The Washington Post — Immigration has been a fixture of debate in the 2016 presidential campaign. The presidential candidates have expressed, shall we say, divergent plans to address it.
With that in mind, The Fix reached out to Father John Olenick, pastor of Visitation Blessed Virgin Mary (BVM) Roman Catholic Parish. Visitation BVM, a multi-ethnic church in Philadelphia’s Kensington neighborhood, is a place where each Sunday, multiple Masses are held. There are three in Spanish, one in English and one in Vietnamese.
The church is also one of 19 member congregations in the New Sanctuaries Movement. When Immigration and Customs Enforcement (ICE) announced in January plans for mass immigration raids, New Sanctuary members and staff set up the emergency hotline and “Know Your Rights” training sessions for undocumented immigrants.
That’s anathema to some. But, when people living in the United States are detained and the most common result is deportation, a number of matters often require attention. A share of undocumented immigrants live in mixed-status households. So contact needs to be made with legal immigrant and U.S. citizen spouses and children; any plans to reconnect in another country organized; property or businesses sold, medications obtained and child-custody matters sorted. And, while the U.S. Constitution guarantees individuals arrested on various crimes access to a lawyer, there are no such requirements for undocumented immigrants in the nation’s backlogged immigration courts, where deportation orders can be issued.
What can you tell me about Philadelphia’s undocumented immigrant population?
OLENICK: My parish consists of many undocumented people from places like Mexico, Honduras, El Salvador, [the] Dominican Republic, and other countries. In the broader Philadelphia community, there are undocumented people from all over the world, including Africa, Asia, South America and Eastern Europe. Philadelphia is a very diverse city that is experiencing a boom in our economy and population in large part due to hardworking immigrant businesses.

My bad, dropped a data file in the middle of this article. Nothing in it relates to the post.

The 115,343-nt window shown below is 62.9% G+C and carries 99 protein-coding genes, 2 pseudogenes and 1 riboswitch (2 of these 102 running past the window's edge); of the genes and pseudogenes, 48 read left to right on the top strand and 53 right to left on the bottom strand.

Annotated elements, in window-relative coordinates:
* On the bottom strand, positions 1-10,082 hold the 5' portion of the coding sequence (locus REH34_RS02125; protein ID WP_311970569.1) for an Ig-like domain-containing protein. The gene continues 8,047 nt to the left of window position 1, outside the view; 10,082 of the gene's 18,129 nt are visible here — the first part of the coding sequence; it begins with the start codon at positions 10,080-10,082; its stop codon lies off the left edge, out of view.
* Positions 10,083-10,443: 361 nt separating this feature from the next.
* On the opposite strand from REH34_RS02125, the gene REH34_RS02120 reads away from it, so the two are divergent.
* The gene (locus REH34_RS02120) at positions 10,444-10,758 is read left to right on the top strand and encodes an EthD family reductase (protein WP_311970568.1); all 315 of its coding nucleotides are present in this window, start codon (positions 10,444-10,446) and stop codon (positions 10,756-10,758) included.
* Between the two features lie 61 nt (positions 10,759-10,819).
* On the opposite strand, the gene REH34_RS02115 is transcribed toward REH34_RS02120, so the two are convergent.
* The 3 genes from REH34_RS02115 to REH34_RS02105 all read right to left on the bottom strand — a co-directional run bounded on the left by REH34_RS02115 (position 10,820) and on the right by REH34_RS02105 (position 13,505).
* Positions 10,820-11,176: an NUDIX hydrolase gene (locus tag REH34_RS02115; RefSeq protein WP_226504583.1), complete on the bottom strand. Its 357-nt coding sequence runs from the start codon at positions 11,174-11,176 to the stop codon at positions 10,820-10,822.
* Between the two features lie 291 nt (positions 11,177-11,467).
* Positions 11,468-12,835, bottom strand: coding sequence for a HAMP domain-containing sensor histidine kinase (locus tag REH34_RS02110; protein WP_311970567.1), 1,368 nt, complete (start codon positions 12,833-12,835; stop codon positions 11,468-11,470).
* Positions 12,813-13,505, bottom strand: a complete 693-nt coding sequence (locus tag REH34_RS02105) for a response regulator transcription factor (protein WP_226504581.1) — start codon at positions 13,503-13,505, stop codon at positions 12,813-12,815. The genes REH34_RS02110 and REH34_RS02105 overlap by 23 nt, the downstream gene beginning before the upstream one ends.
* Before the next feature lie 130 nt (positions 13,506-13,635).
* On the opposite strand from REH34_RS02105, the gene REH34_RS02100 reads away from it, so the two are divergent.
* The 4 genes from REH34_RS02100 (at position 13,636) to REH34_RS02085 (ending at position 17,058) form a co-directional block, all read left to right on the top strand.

OLENICK: [The] New Sanctuary Movement is an interfaith, multicultural immigrant-justice organization fighting to win more just and humane laws for immigrants and to keep immigrant families together. We are united in our shared faith values of justice, dignity, and hospitality for all, regardless of immigration status. We’ve worked for the past nine years to keep immigrant families together through the successful campaign to end the practice of the Philadelphia police collaborating with deportations. [We] accompany families facing deportation, and are now working on a campaign to win driver’s licenses for undocumented Pennsylvanians.
Where did the idea for the hotline come from?
OLENICK: The idea of the hotline came from our immigrant members’ very real feeling of being terrorized by constant violence in their home countries and now in the United States. The [Christian] mandate to welcome the stranger and love your neighbor are not just about feelings; they are a call to action. We cannot sit idly by while our community members are dragged away from their families at 4 in the morning. The hotline and emergency rapid response of “Sanctuary in the Streets” aims to bear prophetic witness to this injustice while we organize against the deportations. People across the country are responding to the raids in a manner that best suits their own communities. We believe that “Sanctuary in the Streets” [the hotline] is what Philadelphia needs to be safer from the terror of deportation.
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